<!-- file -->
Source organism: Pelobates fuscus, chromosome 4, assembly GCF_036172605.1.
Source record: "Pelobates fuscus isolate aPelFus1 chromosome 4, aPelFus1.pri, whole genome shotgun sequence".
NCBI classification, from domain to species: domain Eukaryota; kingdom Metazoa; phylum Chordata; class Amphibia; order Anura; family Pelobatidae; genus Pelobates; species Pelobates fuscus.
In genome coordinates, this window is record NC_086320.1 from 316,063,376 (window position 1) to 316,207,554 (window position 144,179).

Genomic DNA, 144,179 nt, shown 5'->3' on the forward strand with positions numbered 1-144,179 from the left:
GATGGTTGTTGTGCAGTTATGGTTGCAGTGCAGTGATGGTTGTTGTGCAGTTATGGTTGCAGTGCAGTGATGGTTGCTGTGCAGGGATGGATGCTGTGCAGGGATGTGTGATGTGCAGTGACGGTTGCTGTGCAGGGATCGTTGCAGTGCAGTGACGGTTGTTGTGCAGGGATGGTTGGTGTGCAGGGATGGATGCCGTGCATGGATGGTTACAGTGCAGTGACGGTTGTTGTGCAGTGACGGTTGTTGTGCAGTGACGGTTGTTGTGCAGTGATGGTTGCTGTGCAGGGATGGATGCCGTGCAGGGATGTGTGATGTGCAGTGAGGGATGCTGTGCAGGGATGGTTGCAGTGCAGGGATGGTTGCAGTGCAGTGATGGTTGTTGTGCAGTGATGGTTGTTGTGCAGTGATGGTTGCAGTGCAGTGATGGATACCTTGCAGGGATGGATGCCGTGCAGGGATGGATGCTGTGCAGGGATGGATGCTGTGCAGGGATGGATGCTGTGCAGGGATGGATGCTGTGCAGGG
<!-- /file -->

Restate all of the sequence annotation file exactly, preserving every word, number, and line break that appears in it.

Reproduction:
Source organism: Pelobates fuscus, chromosome 4, assembly GCF_036172605.1.
Source record: "Pelobates fuscus isolate aPelFus1 chromosome 4, aPelFus1.pri, whole genome shotgun sequence".
NCBI classification, from domain to species: domain Eukaryota; kingdom Metazoa; phylum Chordata; class Amphibia; order Anura; family Pelobatidae; genus Pelobates; species Pelobates fuscus.
In genome coordinates, this window is record NC_086320.1 from 316,063,376 (window position 1) to 316,207,554 (window position 144,179).

Genomic DNA, 144,179 nt, shown 5'->3' on the forward strand with positions numbered 1-144,179 from the left:
GATGGTTGTTGTGCAGTTATGGTTGCAGTGCAGTGATGGTTGTTGTGCAGTTATGGTTGCAGTGCAGTGATGGTTGCTGTGCAGGGATGGATGCTGTGCAGGGATGTGTGATGTGCAGTGACGGTTGCTGTGCAGGGATCGTTGCAGTGCAGTGACGGTTGTTGTGCAGGGATGGTTGGTGTGCAGGGATGGATGCCGTGCATGGATGGTTACAGTGCAGTGACGGTTGTTGTGCAGTGACGGTTGTTGTGCAGTGACGGTTGTTGTGCAGTGATGGTTGCTGTGCAGGGATGGATGCCGTGCAGGGATGTGTGATGTGCAGTGAGGGATGCTGTGCAGGGATGGTTGCAGTGCAGGGATGGTTGCAGTGCAGTGATGGTTGTTGTGCAGTGATGGTTGTTGTGCAGTGATGGTTGCAGTGCAGTGATGGATACCTTGCAGGGATGGATGCCGTGCAGGGATGGATGCTGTGCAGGGATGGATGCTGTGCAGGGATGGATGCTGTGCAGGGATGGATGCTGTGCAGGG